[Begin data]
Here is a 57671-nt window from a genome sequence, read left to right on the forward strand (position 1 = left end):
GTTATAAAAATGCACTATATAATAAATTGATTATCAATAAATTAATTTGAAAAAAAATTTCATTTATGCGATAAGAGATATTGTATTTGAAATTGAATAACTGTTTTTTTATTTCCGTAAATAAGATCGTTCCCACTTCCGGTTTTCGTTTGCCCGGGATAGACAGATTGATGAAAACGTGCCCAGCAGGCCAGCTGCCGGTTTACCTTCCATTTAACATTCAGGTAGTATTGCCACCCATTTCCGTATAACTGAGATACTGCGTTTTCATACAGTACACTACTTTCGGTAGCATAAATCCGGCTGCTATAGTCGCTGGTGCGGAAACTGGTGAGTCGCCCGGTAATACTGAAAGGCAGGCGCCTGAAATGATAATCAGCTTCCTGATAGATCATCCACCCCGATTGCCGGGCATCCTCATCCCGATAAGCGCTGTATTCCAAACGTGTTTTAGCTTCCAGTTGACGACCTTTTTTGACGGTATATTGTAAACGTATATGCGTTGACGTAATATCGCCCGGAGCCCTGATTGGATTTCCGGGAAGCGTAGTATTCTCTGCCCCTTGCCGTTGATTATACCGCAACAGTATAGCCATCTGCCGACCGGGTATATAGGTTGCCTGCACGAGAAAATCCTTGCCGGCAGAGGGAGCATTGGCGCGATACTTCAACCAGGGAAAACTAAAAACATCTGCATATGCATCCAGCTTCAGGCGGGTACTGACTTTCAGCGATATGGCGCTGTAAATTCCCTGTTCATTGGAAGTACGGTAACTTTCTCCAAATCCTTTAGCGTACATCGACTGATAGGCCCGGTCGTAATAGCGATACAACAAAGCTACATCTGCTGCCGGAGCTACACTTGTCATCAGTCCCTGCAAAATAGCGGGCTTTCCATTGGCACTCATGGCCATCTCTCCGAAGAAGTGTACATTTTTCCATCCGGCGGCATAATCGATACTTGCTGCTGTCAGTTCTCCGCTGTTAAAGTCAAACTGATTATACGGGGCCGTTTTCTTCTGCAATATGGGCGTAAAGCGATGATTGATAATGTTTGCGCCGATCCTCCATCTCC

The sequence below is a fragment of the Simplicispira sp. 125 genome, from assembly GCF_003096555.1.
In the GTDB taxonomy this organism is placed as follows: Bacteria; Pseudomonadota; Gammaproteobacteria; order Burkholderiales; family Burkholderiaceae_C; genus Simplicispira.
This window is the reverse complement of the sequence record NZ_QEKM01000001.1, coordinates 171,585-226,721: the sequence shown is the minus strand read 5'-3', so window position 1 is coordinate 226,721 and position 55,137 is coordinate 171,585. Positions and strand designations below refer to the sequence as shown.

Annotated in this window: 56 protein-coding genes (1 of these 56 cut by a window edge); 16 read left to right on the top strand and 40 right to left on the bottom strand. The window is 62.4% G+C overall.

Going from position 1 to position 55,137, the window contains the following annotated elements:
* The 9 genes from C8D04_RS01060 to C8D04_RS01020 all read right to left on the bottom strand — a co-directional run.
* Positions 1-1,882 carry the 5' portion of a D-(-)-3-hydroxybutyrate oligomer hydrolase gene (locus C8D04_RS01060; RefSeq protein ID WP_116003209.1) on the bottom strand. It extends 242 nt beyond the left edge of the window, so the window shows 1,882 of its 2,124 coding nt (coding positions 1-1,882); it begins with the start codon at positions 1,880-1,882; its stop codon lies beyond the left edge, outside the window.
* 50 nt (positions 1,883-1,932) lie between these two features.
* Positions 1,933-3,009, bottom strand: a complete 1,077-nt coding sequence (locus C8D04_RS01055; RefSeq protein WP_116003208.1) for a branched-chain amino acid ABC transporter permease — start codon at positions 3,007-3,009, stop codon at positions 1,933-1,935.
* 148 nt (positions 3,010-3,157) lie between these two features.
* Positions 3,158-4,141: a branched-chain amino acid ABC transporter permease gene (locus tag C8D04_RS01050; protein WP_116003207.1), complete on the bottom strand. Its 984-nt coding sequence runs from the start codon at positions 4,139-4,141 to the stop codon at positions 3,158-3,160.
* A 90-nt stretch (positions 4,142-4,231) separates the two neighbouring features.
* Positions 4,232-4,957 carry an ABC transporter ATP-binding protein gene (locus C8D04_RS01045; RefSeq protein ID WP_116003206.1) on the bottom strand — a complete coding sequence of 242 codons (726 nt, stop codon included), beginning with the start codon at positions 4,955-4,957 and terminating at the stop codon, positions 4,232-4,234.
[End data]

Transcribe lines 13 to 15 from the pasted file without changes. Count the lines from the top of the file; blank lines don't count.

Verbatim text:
* Positions 3,158-4,141: a branched-chain amino acid ABC transporter permease gene (locus tag C8D04_RS01050; protein WP_116003207.1), complete on the bottom strand. Its 984-nt coding sequence runs from the start codon at positions 4,139-4,141 to the stop codon at positions 3,158-3,160.
* A 90-nt stretch (positions 4,142-4,231) separates the two neighbouring features.
* Positions 4,232-4,957 carry an ABC transporter ATP-binding protein gene (locus C8D04_RS01045; RefSeq protein ID WP_116003206.1) on the bottom strand — a complete coding sequence of 242 codons (726 nt, stop codon included), beginning with the start codon at positions 4,955-4,957 and terminating at the stop codon, positions 4,232-4,234.